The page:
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Printed for the use of the Committee on the Judiciary

U.S. GOVERNMENT PRINTING OFFICE

77-577

WASHINGTON : 1967

COMMITTEE ON THE JUDICIARY

JAMES O. EASTLAND, Mississippi, Chairman JOHN L. MCCLELLAN, Arkansas

EVERETT MCKINLEY DIRKSEN, Illinois SAM J. ERVIN, JR., North Carolina

ROMAN L. HRUSKA, Nebraska THOMAS J. DODD, Connecticut

HIRAM L. FONG, Hawaii PHILIP A, HART, Michigan

HUGH SCOTT, Pennsylvania
EDWARD V. LONG, Missouri

STROM THURMOND, South Carolina
EDWARD M. KENNEDY, Massachusetts
BIRCH BAYH, Indiana
QUENTIN N. BURDICK, North Dakota
JOSEPH D. TYDINGS, Maryland
GEORGE A. SMATHERS, Florida

SUBCOMMITTEE ON ADMINISTRATIVE PRACTICE AND PROCEDURE

EDWARD V. LONG, Missouri, Chairman PHILIP A. HART, Michigan

EVERETT MCKINLEY DIRKSEN, Illinois BIRCH BAYH, Indiana

STROM THURMOND, South Carolina QUENTIN N. BURDICK, North Dakota

BERNARD FENSTERWALD, Jr., Chief Counsel

BERNARD J. WATERS, Minority Counsel

CONTENTS

Page
129

105

102

3
66

117

137

STATEMENTS OF WITNESSES
Bahmer, Dr. Robert H., Archivist of the United States, National Archives

and Records Service, General Services Administration; accompanied by
Harry R. Van Cleave, Jr., General Counsel, General Services Admin-

istration.
DeFranco, Edward, executive assistant to director, New York State

Identification and Intelligence System.--
Eckler, A. Ross, Director, Bureau of the Census; accompanied by Howard

C. Grieves, Deputy Director, and Robert F. Drury, Assistant Director
for Operations-
Kaysen, Dr. Carl, director Institute for Advanced Study, Princeton Uni-

versity, Princeton, N.J...
Miller, Arthur R., professor of law, University of Michigan..
Piore, Dr. Emanuel R., vice president and chief scientist, International

Business Machines Corp., Armonk, N.Y---

Speiser, Lawrence, director, Washington office, American Civil Liberties

Union...

Zwick, Charles J., Assistant Director, Bureau of the Budget; accompanied

by Raymond T. Bowman, Assistant Director for Statistical Standards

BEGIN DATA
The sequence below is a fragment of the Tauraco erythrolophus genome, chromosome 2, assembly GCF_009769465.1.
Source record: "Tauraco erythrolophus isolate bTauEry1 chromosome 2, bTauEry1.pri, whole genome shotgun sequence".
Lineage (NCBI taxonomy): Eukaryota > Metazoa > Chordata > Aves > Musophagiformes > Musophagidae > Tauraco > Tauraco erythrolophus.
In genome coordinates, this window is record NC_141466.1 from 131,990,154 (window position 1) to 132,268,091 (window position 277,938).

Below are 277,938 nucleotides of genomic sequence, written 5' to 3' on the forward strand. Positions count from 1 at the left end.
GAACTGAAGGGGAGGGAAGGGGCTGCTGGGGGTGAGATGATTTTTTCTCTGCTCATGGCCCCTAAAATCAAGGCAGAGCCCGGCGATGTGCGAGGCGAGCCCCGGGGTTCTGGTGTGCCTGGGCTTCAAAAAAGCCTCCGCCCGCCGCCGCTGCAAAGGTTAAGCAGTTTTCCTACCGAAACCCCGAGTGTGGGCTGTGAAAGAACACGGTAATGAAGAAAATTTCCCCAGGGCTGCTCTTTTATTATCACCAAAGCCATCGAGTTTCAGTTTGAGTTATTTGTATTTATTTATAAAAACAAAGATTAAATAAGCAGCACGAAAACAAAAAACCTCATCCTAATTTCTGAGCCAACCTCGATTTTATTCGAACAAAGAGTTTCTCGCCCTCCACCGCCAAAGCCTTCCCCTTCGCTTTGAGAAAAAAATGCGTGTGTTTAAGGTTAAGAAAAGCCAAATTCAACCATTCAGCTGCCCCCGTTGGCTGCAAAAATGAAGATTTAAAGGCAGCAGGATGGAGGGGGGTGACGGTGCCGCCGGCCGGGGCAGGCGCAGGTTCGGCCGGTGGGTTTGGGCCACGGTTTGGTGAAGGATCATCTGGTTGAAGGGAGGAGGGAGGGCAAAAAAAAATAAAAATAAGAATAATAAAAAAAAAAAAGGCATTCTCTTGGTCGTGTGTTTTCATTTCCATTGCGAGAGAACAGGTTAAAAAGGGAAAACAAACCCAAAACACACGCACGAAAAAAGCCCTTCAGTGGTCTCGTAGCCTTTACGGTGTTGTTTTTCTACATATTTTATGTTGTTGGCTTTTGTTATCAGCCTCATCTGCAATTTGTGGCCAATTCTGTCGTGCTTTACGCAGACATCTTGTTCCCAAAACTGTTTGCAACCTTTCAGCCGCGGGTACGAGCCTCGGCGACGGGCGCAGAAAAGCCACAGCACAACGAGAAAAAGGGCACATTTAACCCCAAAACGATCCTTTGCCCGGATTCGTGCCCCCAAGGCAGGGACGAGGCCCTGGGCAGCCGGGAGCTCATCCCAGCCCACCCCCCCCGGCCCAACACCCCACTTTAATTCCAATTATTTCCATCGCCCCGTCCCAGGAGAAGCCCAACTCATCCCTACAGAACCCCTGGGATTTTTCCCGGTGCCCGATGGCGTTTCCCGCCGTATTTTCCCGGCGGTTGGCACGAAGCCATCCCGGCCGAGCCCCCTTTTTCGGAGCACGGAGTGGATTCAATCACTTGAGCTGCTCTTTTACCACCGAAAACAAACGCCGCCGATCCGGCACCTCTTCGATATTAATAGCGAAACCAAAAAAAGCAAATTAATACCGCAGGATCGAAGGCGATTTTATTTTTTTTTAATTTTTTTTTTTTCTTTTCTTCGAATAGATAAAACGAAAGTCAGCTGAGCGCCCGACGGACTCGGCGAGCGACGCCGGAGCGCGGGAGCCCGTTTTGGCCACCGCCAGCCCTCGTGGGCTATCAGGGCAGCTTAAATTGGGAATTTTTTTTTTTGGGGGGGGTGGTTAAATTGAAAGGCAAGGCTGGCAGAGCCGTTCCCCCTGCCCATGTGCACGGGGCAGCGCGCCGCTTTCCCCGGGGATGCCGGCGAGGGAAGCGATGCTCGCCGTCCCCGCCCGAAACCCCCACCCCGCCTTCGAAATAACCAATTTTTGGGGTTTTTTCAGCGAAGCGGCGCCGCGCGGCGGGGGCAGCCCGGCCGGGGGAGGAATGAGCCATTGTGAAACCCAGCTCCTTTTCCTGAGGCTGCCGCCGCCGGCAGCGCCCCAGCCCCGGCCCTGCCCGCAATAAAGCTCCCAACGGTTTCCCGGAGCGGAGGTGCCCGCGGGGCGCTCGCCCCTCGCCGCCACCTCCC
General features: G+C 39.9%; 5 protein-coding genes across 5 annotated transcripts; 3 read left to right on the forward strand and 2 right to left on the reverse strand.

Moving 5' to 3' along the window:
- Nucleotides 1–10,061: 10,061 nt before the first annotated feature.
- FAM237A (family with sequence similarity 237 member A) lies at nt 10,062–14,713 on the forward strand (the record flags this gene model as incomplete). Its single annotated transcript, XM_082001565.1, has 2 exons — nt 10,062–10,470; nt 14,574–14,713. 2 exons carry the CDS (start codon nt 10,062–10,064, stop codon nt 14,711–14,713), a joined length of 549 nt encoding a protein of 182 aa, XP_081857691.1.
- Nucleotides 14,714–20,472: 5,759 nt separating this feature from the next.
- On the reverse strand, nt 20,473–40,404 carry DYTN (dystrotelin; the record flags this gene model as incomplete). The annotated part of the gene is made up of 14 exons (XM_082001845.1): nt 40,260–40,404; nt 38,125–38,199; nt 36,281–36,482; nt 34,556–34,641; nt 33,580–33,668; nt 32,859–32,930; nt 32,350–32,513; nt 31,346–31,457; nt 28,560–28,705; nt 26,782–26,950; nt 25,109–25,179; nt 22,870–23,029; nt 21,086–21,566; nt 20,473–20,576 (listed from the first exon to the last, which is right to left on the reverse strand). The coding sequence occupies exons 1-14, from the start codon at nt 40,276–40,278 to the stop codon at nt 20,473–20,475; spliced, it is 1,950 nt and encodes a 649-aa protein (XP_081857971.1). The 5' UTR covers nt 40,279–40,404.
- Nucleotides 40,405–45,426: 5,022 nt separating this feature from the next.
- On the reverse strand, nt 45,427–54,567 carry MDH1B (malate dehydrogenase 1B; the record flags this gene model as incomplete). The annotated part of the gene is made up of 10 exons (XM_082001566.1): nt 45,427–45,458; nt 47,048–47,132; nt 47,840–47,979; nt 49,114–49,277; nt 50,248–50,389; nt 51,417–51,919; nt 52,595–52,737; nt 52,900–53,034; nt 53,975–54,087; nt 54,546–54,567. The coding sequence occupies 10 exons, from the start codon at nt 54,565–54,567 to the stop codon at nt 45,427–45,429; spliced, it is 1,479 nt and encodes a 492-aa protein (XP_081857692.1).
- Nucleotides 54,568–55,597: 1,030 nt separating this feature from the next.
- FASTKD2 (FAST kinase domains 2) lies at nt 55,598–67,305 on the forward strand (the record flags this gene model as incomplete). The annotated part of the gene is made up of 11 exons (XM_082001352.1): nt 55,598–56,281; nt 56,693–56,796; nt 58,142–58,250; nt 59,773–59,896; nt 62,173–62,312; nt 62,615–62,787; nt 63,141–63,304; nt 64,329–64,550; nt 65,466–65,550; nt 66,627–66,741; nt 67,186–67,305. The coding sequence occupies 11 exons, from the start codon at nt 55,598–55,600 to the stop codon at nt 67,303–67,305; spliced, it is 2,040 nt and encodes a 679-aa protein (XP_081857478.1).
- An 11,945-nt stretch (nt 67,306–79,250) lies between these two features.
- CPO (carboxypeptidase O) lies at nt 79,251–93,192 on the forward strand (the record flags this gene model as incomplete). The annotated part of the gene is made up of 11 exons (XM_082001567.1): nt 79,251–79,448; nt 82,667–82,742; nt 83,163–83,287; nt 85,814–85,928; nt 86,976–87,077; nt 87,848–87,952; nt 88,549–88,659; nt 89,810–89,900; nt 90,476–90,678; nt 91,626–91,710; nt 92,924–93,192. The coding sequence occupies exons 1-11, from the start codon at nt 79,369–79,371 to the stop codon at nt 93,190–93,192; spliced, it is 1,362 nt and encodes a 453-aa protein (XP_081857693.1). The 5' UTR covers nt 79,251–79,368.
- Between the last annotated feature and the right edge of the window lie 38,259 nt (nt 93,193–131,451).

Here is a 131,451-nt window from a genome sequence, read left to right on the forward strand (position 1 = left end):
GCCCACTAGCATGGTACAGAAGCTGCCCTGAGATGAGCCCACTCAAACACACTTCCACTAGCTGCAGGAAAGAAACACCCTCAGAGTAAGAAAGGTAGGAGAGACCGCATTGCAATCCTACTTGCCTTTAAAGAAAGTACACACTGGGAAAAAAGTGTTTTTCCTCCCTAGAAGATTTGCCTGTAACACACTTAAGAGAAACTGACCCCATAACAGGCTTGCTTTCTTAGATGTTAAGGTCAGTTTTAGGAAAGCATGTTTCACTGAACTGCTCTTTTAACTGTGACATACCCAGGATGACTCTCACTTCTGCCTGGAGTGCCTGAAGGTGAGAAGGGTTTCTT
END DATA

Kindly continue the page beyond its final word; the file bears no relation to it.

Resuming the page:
Bureau of the Budget-

HEARING DAYS

1967:

March 14.

March 15.

EXHIBITS

Report of the Task Force on the Storage of and Access to Government

Statistics, Dr. Carl Kaysen, Chairman; to the Bureau of the Budget

(October, 1966)

Ross, Mr. D. Reid, executive vice president, St. Louis Regional Industrial

Development Corp., St. Louis, Mo.; letter dated March 9, 1967, from

Mr. Grossman to Senator Long ---

Letter from D. Reid Ross to Senator Long, explaining the proposal to

create a regional data bank in the St. Louis region, dated February 2,

1967 (with accompanying report elaborating on the proposal).

Letter from Senator Long to Mr. Ross (dated February 13, 1967) inviting

him to testify--

Federal Communications Commission's inquiry of November 9, 1966, and

a supplemental inquiry of March 1, 1967 (Docket No. 16979) pertaining

to the “Regulatory and Policy Problems Presented by the Interde-

pendence of Computer and Communication Services and Facilities”.

Letter to Senator Long from Professor Arthur Miller subsequent to hear-

ings regarding questions raised on “optical scanners” (March 28, 1967).

Telegram from Dr. Robert R. J. Gallati, Director, of New York State

Identification and Intelligence System, Albany, N.Y., to Senator Long

concerning Professor Miller's testimony on March 14th..

Page

141

149

APPENDIX

Memorandum for the Record concerning results of Subcommittee's ques-

tionnaire to agencies and departments RE: amount, nature, and use of

information in Government files.--

Letter to Senator Long from Leo V. Bodine, Executive Vice President,

National Association of Manufacturers, Washington, D.C., with accom-

panying report by C. L. Hutchinson, Chairman of the NAM Computer

Subcommittee RE: National Data Center..

Letter from Senator Long responding to Mr. Bodine's correspondence..

Letter from Senator Long to Chairman Rosel Hyde, Federal Communica-

tions Commission, concerning the computer and the potential invasion

of privacy--

Letter from A. Ross Eckler, Director, Bureau of the Census, to Senator Long

regarding Bureau's practices of confidentiality of information (January

26, 1967)..

Bibliography by Robert L. Chartrand, Information Sciences Specialist,

Science Policy Research Division, Library of Congress' Legislative